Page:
Walking with the workers.

Watching the Liberal convention in Toronto last weekend, there was lots of time for other thoughts. The mood kept switching from being glad not to be there to being annoyed that we were not. There were many old friends popping up in the crowds of Liberals—some that we had not seen in years. We saved a lot of money by staying in Babel but it would have been so good to say hello.

There was a camera shot from a helicopter during the day of Carlton Street in front of the old Maple Leaf Gardens site. It showed a massing of an estimated 15,000 workers who were protesting the use of the draconian Bill 115. If we had been there for the convention, we would have gone out to be with the workers. It would have been in honour of the late Senator David Croll who said in 1937—as he resigned from Mitch Hepburn’s Liberal Cabinet—“I would rather walk with the workers than ride with General Motors.”

Babel-on-the-Bay hit a milestone in readership on Saturday and we noticed when looking at the figures that this site is still one of the major sources for information on first-past-the-post (FPTP) voting. The Democracy Papers from 2007 are archived on the site. The Democracy Papers were prepared in answer to the McGuinty government’s very foolish attempt at changing Ontario to a Mixed Member Proportional voting system. Thankfully, Ontario voters rejected the suggestion by about two to one.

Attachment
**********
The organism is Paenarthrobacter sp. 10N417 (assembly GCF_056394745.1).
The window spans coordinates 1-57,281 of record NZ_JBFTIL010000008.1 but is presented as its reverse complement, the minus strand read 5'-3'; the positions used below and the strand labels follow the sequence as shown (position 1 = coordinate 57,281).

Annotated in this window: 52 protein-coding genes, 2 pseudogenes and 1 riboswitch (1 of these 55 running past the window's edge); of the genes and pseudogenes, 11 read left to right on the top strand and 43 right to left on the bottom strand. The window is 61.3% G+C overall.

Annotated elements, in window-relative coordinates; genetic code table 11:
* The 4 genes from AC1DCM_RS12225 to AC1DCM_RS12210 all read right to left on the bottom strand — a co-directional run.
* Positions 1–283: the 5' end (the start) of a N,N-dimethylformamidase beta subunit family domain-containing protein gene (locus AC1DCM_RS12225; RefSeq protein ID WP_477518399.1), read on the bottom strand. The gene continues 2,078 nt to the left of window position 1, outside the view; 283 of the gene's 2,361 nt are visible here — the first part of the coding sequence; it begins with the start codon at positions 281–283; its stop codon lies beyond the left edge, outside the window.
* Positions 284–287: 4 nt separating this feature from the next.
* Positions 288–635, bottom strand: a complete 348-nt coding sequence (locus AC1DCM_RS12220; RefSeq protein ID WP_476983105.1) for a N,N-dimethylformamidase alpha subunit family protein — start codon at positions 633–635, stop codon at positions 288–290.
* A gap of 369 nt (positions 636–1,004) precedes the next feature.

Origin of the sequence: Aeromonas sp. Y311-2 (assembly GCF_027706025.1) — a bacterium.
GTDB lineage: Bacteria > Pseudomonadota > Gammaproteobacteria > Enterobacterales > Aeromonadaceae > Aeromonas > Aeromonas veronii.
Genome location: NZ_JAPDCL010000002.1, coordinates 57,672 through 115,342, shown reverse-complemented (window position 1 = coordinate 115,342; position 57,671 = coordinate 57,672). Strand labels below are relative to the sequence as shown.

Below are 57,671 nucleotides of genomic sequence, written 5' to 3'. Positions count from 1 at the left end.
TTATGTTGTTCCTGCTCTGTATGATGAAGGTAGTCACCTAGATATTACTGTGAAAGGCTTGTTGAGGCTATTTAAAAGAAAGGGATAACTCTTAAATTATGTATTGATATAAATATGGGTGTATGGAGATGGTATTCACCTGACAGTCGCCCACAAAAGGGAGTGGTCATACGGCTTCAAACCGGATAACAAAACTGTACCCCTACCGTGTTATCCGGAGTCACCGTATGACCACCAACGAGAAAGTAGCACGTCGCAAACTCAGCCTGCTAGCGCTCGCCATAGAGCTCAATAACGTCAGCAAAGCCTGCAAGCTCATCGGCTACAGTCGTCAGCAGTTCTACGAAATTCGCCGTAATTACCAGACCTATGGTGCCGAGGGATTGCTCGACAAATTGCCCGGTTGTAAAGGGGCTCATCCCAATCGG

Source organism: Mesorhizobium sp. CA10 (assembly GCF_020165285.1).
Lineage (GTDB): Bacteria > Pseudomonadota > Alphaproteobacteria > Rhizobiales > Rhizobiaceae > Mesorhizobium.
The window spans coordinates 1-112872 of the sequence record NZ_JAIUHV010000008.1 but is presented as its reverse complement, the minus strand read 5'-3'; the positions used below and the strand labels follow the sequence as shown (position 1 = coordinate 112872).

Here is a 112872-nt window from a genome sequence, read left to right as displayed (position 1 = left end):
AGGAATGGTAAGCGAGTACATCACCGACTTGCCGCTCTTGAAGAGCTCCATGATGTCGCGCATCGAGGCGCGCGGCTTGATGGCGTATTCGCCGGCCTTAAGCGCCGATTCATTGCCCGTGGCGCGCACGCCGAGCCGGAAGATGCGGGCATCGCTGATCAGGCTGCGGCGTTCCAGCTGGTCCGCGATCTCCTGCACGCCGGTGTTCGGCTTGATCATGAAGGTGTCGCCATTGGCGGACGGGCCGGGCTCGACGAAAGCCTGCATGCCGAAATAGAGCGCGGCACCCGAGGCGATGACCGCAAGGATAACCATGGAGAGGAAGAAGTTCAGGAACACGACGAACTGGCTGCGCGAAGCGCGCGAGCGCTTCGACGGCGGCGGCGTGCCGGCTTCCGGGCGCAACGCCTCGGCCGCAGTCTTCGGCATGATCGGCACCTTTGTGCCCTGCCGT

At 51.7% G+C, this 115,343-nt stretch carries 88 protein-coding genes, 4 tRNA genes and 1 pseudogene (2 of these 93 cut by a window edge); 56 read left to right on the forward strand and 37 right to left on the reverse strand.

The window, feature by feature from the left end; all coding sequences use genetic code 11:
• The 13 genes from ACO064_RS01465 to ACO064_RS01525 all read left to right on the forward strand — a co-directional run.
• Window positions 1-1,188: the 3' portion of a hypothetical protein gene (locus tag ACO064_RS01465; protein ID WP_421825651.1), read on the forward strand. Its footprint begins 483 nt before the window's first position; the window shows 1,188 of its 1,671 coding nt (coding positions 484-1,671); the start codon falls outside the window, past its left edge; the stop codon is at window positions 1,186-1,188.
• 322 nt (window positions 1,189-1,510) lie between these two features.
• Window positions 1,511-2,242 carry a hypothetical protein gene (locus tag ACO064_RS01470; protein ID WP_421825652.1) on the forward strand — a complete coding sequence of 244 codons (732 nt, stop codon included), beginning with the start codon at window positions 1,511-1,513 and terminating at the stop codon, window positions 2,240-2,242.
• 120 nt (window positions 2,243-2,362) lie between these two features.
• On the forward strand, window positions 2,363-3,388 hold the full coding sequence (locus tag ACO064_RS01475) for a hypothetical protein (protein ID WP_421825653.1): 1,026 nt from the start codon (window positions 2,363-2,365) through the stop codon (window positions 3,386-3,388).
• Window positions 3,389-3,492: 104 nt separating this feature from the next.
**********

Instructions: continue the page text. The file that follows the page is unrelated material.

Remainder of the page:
There seem to be as many opinions about this blog as there are readers. We have never been able to get over it that the best read postings are the ones about Stephen Harper’s hair. It is the wife’s fault. We got into a discussion of politicos with hairpieces one day when it was pointed out that former Ontario Conservative leader John Tory would probably look more distinguished without his rug. And then the wife said, “Well, what about Harper’s hairpiece?”

While Google Analytics tells us quite a story about the blog’s readership, it does not tell you that the lone reader in the United Arab Emirates yesterday is probably a Canadian consular officer. What helps are the e-mails we get from people telling us how much they enjoyed or maybe hated a particular posting. And there is a particularly attentive bureau of accuracy out there ready to let us know if we make an error. They are also welcome.

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Copyright 2013 © Peter Lowry

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